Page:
Effect of long-term community health education on body mass index. The Stanford Five-City Project

Stanford Center for Research in Disease Prevention, Stanford University School of Medicine, CA.
American Journal of Epidemiology (Impact Factor: 5.23). 09/1991; 134(3):235-49.
Source: PubMed


Being overweight is a risk factor for cardiovascular heart disease and other medical problems. The purpose of this study was to examine the effect of a community-wide cardiovascular risk reduction trial (the Stanford Five-City Project) on body mass index. In the Stanford Five-City Project, two treatment cities (n = 122,800) received a 6-year mass media and community organization cardiovascular risk reduction intervention. Changes in the treatment cities were compared with two control cities (n = 197,500) for changes in knowledge of risk factors, blood pressure, plasma cholesterol level, smoking rate, body mass index, and resting pulse rate after 5-1/3 years of the education program. Both cohort and cross-sectional (independent) samples were used in the study. In the independent surveys, subjects in the treatment communities gained significantly less weight than subjects in the control communities (0.57 kg compared with 1.25 kg) over 6 years. In the cohort, there were no significant overall differences. The study provides some evidence that a community health education program may help reduce weight gain over time, but more effective methods must be developed if this important risk factor is to be favorably affected in broad populations.

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    • "Several community-based projects found positive effects on body weight and physical activity (Brownson et al., 1996; Goodman et al., 1995; Taylor et al., 1991), with a maximum of −0.7 kg after 6 years. Although other projects found no positive effects (Jeffery et al., 1995; Tudor-Smith et al., 1998), community-based approaches may decrease average bodyweight by 0.6% (Kahn et al., 2002) and are considered a promising strategy to increase physical activity (www. "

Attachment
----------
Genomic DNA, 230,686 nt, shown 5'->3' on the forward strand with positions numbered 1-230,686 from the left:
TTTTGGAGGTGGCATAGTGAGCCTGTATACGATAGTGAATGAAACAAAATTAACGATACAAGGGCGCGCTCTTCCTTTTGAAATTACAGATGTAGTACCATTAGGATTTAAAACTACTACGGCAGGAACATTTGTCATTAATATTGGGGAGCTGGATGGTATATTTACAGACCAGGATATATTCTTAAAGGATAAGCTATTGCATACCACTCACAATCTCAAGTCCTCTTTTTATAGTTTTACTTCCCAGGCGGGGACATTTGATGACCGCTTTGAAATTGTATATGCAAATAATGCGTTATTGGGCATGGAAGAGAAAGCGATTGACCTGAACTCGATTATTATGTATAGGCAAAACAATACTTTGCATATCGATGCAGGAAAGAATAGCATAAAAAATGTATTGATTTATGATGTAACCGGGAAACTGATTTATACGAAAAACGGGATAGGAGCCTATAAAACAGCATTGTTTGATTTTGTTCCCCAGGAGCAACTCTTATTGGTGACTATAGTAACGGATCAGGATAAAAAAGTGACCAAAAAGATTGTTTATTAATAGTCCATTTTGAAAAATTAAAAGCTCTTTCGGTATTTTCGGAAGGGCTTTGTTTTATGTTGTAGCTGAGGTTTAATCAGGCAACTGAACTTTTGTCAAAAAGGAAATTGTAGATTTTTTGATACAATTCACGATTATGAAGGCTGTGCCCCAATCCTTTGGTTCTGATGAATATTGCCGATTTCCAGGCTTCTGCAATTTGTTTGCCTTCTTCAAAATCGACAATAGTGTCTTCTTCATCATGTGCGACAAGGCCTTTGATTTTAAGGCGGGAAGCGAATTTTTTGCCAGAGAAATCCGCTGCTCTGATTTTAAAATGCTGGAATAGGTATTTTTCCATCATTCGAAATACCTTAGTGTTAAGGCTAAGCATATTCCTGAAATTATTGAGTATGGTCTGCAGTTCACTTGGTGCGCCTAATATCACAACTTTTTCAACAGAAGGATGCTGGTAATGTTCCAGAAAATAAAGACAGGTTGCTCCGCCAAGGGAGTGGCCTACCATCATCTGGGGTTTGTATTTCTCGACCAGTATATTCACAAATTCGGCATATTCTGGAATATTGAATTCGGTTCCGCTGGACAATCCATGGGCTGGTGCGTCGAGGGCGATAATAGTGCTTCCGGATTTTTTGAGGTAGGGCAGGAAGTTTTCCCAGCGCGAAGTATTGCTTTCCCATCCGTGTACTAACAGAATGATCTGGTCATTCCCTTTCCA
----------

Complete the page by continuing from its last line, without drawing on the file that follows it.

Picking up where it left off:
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    ABSTRACT: To gain insight in realistic policy targets for overweight at a population level and the accompanying costs. Therefore, the effect on overweight prevalence was estimated of large scale implementation of a community intervention (applied to 90% of general population) and an intensive lifestyle program (applied to 10% of overweight adults), and costs and cost-effectiveness were assessed. Costs and effects were based on two Dutch projects and verified by similar international projects. A markov-type simulation model estimated long-term health benefits, health care costs and cost-effectiveness. Combined implementation of the interventions--at the above mentioned scale--reduces prevalence rates of overweight by approximately 3 percentage points and of physical inactivity by 2 percentage points after 5 years, at a cost of 7 euros per adult capita per year. The cost-effectiveness ratio of combined implementation amounts to euro 6000 per life-year gained and euro 5700 per QALY gained (including costs of unrelated diseases in life years gained). Sensitivity analyses showed that these ratios are quite robust. A realistic policy target is a decrease in overweight prevalence of three percentage points, compared to a situation with no interventions. In reality, large scale implementation of the interventions may not counteract the expected upward trends in The Netherlands completely. Nonetheless, implementation of the interventions is cost-effective.
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